Sensitivity studies suggested that the problem was not related to a deficient parameterization of sinking particulate organic matter (POM). For example, Maier-Reimer  found that the scale of the problem was insensitive toward changes of the parameterization of the POM remineralization. In his model framework, “nutrient trapping” could merely be shifted in the vertical and distributed over a larger volume. He speculated that the problem is associated with flaws in his physical circulation model, “... perhaps as a consequence of the coarse vertical resolution of the models.”
 Najjar et al. , on the other hand, showed that a fundamentally different understanding of the biogeochemical cycling and associated export pathways of organic matter to depth resulted in a model, apparently consistent with observations. Their concept includes an additional explicit representation of dissolved organic matter (DOM) which does not, in contrast to particulate organic matter, sink. This decouples remineralization of organic material (and associated buildup of inorganic nutrients and oxygen deficit) at depth from local photosynthetic production above—if the time scale of DOM decay is long enough (Appendix B) to ensure horizontal export out of the equatorial region.
 After it became apparent that the Najjar et al.  fix to the problem must be accompanied with a simulated DOM pool, way higher than can be inferred from (admittedly sparse, compare Figure 3) observations, various studies presented evidence that the problem lies in the simulated ocean circulation [Matear and Holloway, 1995; Anderson and Sarmiento, 1995; Oschlies, 2000].
 To date, and given that an adequate numerical algorithm is applied [Oschlies, 2000], Aumont et al.  summarize the state-of-the-art. By increasing the meridional resolution to 0.5° they model a stronger, more realistic, equatorial undercurrent that feeds the upwelling in the eastern equatorial Pacific with low-nutrient water from the western basin. This, in turn, effects simulated subsurface nutrient concentrations which exceed observed values by less than 15%. Because their model does not include a DOM pool, this indeed is apparently the “the ocean circulation solution” to the “nutrient trapping” problem.
 However, two open questions remain. First, we argue in section 1.1.1 that the role of particulate organic matter (POM) is unclear in the “ocean circulation solution” of Aumont et al. . Their POM compartment could be unrealistically high and might have taken over the role of the unrealistically high DOM concentrations that are needed in other models. Second, we argue (in section 1.1.2) that even a bias as low as 10% in simulated phosphate would not be a real solution to the “nutrient trapping” problem, because the associated oxygen bias renders vast areas of the Pacific suboxic thereby retarding simulations of denitrification.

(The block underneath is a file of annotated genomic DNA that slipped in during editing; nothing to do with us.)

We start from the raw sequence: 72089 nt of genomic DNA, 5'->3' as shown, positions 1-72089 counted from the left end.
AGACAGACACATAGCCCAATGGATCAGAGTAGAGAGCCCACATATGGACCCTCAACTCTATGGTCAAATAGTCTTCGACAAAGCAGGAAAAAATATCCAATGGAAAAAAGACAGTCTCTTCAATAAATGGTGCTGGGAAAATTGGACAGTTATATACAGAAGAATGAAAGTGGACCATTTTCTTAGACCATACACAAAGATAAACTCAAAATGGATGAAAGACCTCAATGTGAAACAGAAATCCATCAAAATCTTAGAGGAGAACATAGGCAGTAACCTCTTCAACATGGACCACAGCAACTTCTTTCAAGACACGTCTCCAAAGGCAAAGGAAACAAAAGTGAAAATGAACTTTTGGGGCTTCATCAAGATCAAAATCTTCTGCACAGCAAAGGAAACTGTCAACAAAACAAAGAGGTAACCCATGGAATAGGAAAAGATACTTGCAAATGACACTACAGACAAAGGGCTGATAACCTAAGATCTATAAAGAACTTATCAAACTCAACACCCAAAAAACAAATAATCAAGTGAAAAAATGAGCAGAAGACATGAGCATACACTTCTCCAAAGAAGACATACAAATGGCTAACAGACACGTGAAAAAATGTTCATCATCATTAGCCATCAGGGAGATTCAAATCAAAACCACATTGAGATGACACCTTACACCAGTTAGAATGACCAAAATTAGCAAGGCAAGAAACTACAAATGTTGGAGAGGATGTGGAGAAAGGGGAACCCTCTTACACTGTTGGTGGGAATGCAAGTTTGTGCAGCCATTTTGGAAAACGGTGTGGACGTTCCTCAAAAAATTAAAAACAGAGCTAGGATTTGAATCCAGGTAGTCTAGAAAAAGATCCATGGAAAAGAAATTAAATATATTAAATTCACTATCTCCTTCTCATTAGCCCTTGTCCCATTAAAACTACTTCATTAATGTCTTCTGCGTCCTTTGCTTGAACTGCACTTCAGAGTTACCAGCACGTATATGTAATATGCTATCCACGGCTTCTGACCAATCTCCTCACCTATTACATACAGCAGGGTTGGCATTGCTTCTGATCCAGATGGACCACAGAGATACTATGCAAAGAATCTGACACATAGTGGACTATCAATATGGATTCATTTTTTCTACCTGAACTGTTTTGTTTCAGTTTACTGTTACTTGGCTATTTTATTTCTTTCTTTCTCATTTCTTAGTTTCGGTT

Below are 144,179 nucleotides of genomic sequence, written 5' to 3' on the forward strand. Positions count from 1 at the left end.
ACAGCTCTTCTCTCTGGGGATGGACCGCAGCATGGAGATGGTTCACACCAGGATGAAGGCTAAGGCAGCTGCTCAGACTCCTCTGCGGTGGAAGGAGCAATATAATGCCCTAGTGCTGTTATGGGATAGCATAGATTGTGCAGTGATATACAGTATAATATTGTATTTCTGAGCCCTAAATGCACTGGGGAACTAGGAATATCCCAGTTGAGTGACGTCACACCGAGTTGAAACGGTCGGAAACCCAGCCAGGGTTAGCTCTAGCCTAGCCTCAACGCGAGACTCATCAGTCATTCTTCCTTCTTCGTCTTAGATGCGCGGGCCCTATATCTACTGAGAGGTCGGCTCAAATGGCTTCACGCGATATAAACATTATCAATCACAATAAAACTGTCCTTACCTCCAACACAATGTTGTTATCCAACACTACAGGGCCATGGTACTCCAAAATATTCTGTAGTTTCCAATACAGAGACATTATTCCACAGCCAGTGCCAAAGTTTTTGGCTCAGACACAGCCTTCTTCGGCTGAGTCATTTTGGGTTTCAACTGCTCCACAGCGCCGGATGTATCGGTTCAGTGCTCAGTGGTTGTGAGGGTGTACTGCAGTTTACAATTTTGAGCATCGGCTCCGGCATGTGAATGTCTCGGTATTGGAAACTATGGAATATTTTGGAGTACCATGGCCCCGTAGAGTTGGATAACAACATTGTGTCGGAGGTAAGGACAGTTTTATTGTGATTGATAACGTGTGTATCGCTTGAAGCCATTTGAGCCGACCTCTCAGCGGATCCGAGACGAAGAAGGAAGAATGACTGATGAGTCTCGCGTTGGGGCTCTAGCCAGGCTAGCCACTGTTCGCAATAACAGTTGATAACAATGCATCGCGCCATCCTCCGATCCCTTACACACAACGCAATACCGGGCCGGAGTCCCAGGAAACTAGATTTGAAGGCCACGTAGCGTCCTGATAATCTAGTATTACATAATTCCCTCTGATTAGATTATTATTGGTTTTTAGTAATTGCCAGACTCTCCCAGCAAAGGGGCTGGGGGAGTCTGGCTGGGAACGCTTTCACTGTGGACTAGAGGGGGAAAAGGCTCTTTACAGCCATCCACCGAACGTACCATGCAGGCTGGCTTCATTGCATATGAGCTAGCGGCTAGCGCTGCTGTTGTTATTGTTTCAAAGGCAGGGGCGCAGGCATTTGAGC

1.1.1 Decoupling Role of DOM and POM in Models
 The definition of DOM in global coupled biogeochemical ocean circulation models is ambiguous. The operational definition is based on size, or on the ability to pass a filter of certain mesh size. Most models do not care about size and the model-relevant trait is that DOM is considered to be dissolved, or at least “too small to sink.” The introduction of DOM influences model solutions in that it decouples local primary production from local export of organic material to depth because divergent horizontal surface currents tend to transport DOM away from its production site. After its decay, remineralized nutrients are prone to drive photosynthetic production and associated export elsewhere, i.e., downstream. Because primary production is highly correlated with diffusive or advective nutrient supply to the euphotic zone it is admissible to conclude that the functional role of DOM in a biogeochemical model, is to decouple local export production from the local supply of inorganic nutrients to the euphotic zone. It is hard to overrate the impact of DOM dynamics in models given that a biogeochemical module does, mechanistically, merely two things: first, it redistributes inorganic nutrients supplied to the surface vertically (mimicking sinking and decaying organic matter). Second, it leaves the remainder of the supplied nutrients at the surface (be it in inorganic or organic form) which, as explained above, decouples local nutrient supply from local export. Hence, it is not surprising why—although neither its production nor its decomposition are comprehensively understood—DOM is generally explicitly simulated, and why models show such a high sensitivity toward the exact formulation of DOM dynamics (as reported by, e.g., Kwon and Primeau [ 2006]). Counterintuitive, on the other hand, is that standing surface stocks of plankton and detritus—compartments generally attributed to POM rather than to DOM—are similar to DOM. Bluntly put, POM is identical to DOM because surface currents do not differentiate between sinking and non-sinking organic matter, i.e., both are flushed downstream. Hence, the extent of decoupling between local nutrient supply and local export is effected by the divergent horizontal transport of total nutrients in the euphotic zone, including all organic and inorganic forms.